SHANGHAI - Toyota's main partner in China posted a 79 percent slump in second-quarter earnings on Tuesday, hit by credit curbs, but analysts said the second half should be better if Beijing eases up on the economic brakes.
Tianjin FAW Xiali Automobile Ltd., which makes Toyota Motor Corp.'s Vios and Corolla sedans, said gross profit in the first nine months would slide by more than half, a sign of how the fallout from efforts to rein in growth may spill into the third quarter.
Xiali, China's number-three carmaker by market value, also makes its own branded sedan and the red taxis that ply the capital's streets.
Toyota, the world's second-biggest automaker, is a relative latecomer to China's fast-growing auto market where Volkswagen, General Motors and Honda Motor Co. Ltd. have been making cars for years.
Xiali's parent First Automotive Works, China's largest vehicle maker, had agreed with Toyota to make as many as 400,000 of the Japanese firm's cars by 2010. In the agreement, Xiali would serve as a production base for both partners.
But China's car market growth is expected to slow to 10 percent to 20 percent this year after nearly doubling to 2 million units in 2003, as Beijing clamps down on credit to parts of the economy in danger of overheating on the back of alarmingly high investment.
Car sales rose just 1.6 percent in July from June after three months of decline.
"Sales are going to pick up in the second half as economic tightening steps are eased, but that's not going to happen before the end of September," said Xu Xiang at China Southern Securities, who expects Xiali's full-year net to drop 25 percent.
Despite a 22 percent rise in turnover to 1.59 billion yuan in the three months to end-June, Xiali's net profit fell to 61.7 million yuan ($7.46 million) from 296.81 million yuan a year earlier, based on Reuters calculations.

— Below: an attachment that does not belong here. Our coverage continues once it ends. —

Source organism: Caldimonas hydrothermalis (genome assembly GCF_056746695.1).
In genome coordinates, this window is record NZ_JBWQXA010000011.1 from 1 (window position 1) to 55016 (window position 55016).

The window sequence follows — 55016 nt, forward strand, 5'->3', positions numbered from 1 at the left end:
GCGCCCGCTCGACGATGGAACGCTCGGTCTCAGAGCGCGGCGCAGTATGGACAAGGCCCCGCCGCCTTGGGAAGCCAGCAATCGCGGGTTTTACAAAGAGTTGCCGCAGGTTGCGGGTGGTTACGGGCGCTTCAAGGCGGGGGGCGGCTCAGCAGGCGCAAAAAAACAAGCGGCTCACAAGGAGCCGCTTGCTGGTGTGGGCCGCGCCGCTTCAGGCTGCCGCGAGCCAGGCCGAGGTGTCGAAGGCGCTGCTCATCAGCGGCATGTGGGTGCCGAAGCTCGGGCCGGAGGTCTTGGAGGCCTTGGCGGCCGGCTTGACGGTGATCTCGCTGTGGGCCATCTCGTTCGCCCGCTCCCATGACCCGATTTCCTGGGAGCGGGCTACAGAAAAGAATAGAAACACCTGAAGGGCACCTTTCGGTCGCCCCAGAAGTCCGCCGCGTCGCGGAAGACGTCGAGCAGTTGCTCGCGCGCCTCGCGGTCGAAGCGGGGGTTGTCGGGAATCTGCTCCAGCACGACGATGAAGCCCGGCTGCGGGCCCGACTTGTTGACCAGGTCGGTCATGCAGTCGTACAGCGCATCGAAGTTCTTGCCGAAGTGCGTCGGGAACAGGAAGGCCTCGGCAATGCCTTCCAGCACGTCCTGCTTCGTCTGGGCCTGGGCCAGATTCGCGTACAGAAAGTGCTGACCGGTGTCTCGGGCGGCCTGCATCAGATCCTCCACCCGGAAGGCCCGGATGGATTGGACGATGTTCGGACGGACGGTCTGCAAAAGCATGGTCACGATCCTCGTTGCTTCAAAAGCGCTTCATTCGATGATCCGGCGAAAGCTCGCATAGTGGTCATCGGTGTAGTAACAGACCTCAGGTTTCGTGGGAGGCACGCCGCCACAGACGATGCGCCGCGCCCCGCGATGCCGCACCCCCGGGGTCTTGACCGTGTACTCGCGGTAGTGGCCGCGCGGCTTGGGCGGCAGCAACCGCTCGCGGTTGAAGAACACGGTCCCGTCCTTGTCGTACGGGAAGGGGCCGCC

Now Xiali is grappling with a double-whammy of a nationwide price war and rising costs for raw materials such as steel.
It had less than 1 percent of the market in 2003, against a more than one-third share for leader Volkswagen AG.
"The main reasons for the (Q2) profit fall were fierce market competition, rising raw material prices and the appreciation of the Japanese yen," Xiali said in a report published on the Shenzhen stock exchange's Web site (www.cninfo.com.cn).
A reduction of its stake in the Toyota venture to 33.12 percent from 50 percent also slashed earnings, it said.
PRICE WAR RAGES
Slowing car sales have prompted rampant price-cutting in China, where multinationals are pumping in $13 billion to boost production to about 6 million cars a year by the end of the decade -- sparking fears of a glut.
China's 10 largest carmakers were left with 63,501 unsold units at end of July, the Xinhua news agency cited official figures as showing, against 47,300 for the whole of last year.
Xiali itself sold 59,302 cars in the first half year, up 6.11 percent, but output rose 6.63 percent to 68,865 units, it said.
A Xiali executive warned on Tuesday that widespread discounting was reaching its limit.
The boxy Xiali already is one of the cheapest models on the market, costing slightly more than 30,000 yuan.
"Prices have already come down so far, I'm not sure there's much room for further cuts," a company spokesman said by telephone.
"But we're optimistic the third quarter will be better as sales pick up and we're able to improve cost controls."
First-half net profit also fell 79 percent, to 74.88 million yuan, on turnover up 16.3 percent to 3.1 billion yuan.